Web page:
Extremophiles in Astrobiology: PerArdua ad Astra

Jonathan D Trent


As we consider the possibilities of finding life on other planets, it behooves us to evaluate what we know about the limits for life on planet Earth. In our continued exploration of Earth, we are finding microbes in a variety of unexpected habitats. In geothermal hot springs, we have discovered organisms thriving at temperatures near the boiling point of water and at pH values down to 0.5; in the deepest parts of the oceans, those that grow optimally at pressures above 1000 bars and die at pressures below 500 bars; and at the poles, those that grow below the freezing point of water and die at temperatures above 10°C. All of these organisms are living proof that the biochemical “machinery” of life can be adapted to conditions that, from our anthropocentric perspective, appear to be extreme.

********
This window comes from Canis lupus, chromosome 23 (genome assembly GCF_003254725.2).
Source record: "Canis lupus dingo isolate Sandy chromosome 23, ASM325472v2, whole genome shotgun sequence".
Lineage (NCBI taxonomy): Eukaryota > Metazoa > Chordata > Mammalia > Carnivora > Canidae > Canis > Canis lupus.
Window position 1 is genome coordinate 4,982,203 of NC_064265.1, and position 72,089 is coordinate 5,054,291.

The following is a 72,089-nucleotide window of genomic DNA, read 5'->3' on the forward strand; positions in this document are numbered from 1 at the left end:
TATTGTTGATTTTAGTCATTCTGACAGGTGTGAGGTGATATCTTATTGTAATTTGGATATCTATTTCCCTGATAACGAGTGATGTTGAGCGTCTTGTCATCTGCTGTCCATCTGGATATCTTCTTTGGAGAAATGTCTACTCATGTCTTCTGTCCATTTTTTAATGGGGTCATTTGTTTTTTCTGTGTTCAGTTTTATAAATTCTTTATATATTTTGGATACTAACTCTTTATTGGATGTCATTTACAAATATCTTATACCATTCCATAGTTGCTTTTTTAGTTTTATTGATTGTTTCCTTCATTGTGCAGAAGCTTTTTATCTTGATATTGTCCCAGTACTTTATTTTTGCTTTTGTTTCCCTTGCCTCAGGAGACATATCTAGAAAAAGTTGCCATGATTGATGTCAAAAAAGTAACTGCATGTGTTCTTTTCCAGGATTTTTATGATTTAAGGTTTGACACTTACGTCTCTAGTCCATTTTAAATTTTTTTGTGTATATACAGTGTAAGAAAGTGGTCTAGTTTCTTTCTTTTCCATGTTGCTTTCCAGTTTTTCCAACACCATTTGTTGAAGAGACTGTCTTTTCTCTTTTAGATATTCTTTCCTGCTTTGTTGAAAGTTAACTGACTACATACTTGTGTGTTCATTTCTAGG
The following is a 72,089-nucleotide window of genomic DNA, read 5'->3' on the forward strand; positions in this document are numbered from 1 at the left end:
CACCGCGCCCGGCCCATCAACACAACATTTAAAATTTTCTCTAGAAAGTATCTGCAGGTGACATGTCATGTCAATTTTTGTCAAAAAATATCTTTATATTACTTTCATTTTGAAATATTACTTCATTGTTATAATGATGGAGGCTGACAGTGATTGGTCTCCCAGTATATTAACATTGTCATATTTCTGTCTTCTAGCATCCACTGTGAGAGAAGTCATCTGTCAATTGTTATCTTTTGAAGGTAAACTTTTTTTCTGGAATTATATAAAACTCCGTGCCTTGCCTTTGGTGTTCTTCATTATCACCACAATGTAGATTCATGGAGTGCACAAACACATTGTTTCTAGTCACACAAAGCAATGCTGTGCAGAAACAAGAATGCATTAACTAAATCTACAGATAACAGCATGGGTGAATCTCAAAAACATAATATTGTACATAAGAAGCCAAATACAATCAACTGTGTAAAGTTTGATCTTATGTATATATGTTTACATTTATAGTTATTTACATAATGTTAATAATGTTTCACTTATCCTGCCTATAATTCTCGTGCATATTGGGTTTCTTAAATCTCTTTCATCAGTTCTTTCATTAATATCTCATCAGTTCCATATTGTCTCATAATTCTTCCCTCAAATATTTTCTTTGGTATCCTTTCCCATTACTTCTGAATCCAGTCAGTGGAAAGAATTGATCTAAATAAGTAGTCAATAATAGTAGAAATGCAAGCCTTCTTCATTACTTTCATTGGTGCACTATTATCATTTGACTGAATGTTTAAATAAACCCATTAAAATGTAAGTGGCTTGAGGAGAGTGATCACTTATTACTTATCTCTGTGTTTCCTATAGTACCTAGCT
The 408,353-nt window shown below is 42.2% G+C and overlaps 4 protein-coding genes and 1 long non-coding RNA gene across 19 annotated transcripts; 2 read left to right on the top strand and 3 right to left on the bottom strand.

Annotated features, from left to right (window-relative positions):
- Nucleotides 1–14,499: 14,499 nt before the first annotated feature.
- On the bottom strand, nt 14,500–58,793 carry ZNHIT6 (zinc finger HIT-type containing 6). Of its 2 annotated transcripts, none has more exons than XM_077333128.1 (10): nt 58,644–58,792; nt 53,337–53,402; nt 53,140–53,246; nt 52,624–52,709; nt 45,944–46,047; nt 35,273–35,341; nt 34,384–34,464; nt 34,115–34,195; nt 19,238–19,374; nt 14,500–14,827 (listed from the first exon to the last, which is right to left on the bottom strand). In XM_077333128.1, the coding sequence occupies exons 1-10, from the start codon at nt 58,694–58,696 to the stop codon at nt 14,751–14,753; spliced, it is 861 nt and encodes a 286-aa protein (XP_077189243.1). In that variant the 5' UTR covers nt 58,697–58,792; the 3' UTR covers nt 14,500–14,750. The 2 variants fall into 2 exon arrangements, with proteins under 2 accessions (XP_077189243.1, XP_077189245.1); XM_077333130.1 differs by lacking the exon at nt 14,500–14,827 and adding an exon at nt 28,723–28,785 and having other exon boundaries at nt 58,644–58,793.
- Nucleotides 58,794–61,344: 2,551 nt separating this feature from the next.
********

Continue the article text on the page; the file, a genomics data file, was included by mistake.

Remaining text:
By studying the molecular adaptations of extremophiles, we begin to identify the critical cellular components that expand the envelope for life. As an example, I will discuss what we have learned about the role of the proteins we call “heat shock proteins” in pushing the upper temperature limit of life and how our studies have provided a new perspective on the function of these proteins.

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